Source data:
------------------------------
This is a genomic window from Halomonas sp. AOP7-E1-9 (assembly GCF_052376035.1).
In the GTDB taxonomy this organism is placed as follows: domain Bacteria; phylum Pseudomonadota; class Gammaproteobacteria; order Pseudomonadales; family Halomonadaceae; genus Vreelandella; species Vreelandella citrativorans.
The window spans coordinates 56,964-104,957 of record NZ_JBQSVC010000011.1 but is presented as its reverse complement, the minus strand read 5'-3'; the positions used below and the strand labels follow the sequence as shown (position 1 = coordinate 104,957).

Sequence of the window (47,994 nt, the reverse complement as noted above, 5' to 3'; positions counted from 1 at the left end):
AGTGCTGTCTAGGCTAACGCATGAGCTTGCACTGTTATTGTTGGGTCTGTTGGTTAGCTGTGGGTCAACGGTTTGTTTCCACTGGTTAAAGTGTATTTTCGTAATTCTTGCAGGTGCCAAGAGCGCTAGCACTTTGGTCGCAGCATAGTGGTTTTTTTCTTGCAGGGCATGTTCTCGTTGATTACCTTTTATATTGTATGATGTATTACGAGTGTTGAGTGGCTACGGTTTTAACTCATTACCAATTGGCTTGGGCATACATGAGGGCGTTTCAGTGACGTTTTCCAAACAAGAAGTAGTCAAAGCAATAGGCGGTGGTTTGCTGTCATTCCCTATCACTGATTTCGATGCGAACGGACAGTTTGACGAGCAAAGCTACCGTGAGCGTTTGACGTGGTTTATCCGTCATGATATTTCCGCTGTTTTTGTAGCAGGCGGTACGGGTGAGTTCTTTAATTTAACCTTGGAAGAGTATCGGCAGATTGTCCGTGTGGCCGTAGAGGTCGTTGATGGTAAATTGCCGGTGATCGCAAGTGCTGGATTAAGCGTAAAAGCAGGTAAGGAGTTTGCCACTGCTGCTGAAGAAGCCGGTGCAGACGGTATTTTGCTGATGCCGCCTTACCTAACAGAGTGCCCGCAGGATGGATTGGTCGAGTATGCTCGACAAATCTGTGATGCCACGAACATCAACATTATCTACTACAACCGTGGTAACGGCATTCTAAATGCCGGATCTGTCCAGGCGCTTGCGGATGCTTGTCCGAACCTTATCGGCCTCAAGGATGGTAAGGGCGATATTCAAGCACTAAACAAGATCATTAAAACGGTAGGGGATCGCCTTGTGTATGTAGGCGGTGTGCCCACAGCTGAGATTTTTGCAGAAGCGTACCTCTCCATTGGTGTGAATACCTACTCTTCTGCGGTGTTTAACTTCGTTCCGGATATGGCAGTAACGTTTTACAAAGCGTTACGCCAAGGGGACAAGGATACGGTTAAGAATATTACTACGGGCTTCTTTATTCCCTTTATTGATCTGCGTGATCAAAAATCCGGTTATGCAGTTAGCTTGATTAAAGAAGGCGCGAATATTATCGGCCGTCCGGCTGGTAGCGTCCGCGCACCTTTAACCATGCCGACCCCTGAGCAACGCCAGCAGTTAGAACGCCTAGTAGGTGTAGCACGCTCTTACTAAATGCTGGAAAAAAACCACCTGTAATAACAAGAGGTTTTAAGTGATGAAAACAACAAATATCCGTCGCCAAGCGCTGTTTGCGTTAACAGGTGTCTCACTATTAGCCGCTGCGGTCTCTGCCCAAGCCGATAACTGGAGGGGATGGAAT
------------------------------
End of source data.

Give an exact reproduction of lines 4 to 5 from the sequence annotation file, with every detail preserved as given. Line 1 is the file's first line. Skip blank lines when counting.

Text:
Sequence of the window (47,994 nt, the reverse complement as noted above, 5' to 3'; positions counted from 1 at the left end):
AGTGCTGTCTAGGCTAACGCATGAGCTTGCACTGTTATTGTTGGGTCTGTTGGTTAGCTGTGGGTCAACGGTTTGTTTCCACTGGTTAAAGTGTATTTTCGTAATTCTTGCAGGTGCCAAGAGCGCTAGCACTTTGGTCGCAGCATAGTGGTTTTTTTCTTGCAGGGCATGTTCTCGTTGATTACCTTTTATATTGTATGATGTATTACGAGTGTTGAGTGGCTACGGTTTTAACTCATTACCAATTGGCTTGGGCATACATGAGGGCGTTTCAGTGACGTTTTCCAAACAAGAAGTAGTCAAAGCAATAGGCGGTGGTTTGCTGTCATTCCCTATCACTGATTTCGATGCGAACGGACAGTTTGACGAGCAAAGCTACCGTGAGCGTTTGACGTGGTTTATCCGTCATGATATTTCCGCTGTTTTTGTAGCAGGCGGTACGGGTGAGTTCTTTAATTTAACCTTGGAAGAGTATCGGCAGATTGTCCGTGTGGCCGTAGAGGTCGTTGATGGTAAATTGCCGGTGATCGCAAGTGCTGGATTAAGCGTAAAAGCAGGTAAGGAGTTTGCCACTGCTGCTGAAGAAGCCGGTGCAGACGGTATTTTGCTGATGCCGCCTTACCTAACAGAGTGCCCGCAGGATGGATTGGTCGAGTATGCTCGACAAATCTGTGATGCCACGAACATCAACATTATCTACTACAACCGTGGTAACGGCATTCTAAATGCCGGATCTGTCCAGGCGCTTGCGGATGCTTGTCCGAACCTTATCGGCCTCAAGGATGGTAAGGGCGATATTCAAGCACTAAACAAGATCATTAAAACGGTAGGGGATCGCCTTGTGTATGTAGGCGGTGTGCCCACAGCTGAGATTTTTGCAGAAGCGTACCTCTCCATTGGTGTGAATACCTACTCTTCTGCGGTGTTTAACTTCGTTCCGGATATGGCAGTAACGTTTTACAAAGCGTTACGCCAAGGGGACAAGGATACGGTTAAGAATATTACTACGGGCTTCTTTATTCCCTTTATTGATCTGCGTGATCAAAAATCCGGTTATGCAGTTAGCTTGATTAAAGAAGGCGCGAATATTATCGGCCGTCCGGCTGGTAGCGTCCGCGCACCTTTAACCATGCCGACCCCTGAGCAACGCCAGCAGTTAGAACGCCTAGTAGGTGTAGCACGCTCTTACTAAATGCTGGAAAAAAACCACCTGTAATAACAAGAGGTTTTAAGTGATGAAAACAACAAATATCCGTCGCCAAGCGCTGTTTGCGTTAACAGGTGTCTCACTATTAGCCGCTGCGGTCTCTGCCCAAGCCGATAACTGGAGGGGATGGAAT